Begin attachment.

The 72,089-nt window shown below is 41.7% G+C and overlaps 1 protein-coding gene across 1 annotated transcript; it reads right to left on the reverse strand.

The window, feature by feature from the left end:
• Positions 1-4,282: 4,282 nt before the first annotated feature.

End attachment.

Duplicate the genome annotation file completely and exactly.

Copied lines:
The 72,089-nt window shown below is 41.7% G+C and overlaps 1 protein-coding gene across 1 annotated transcript; it reads right to left on the reverse strand.

The window, feature by feature from the left end:
• Positions 1-4,282: 4,282 nt before the first annotated feature.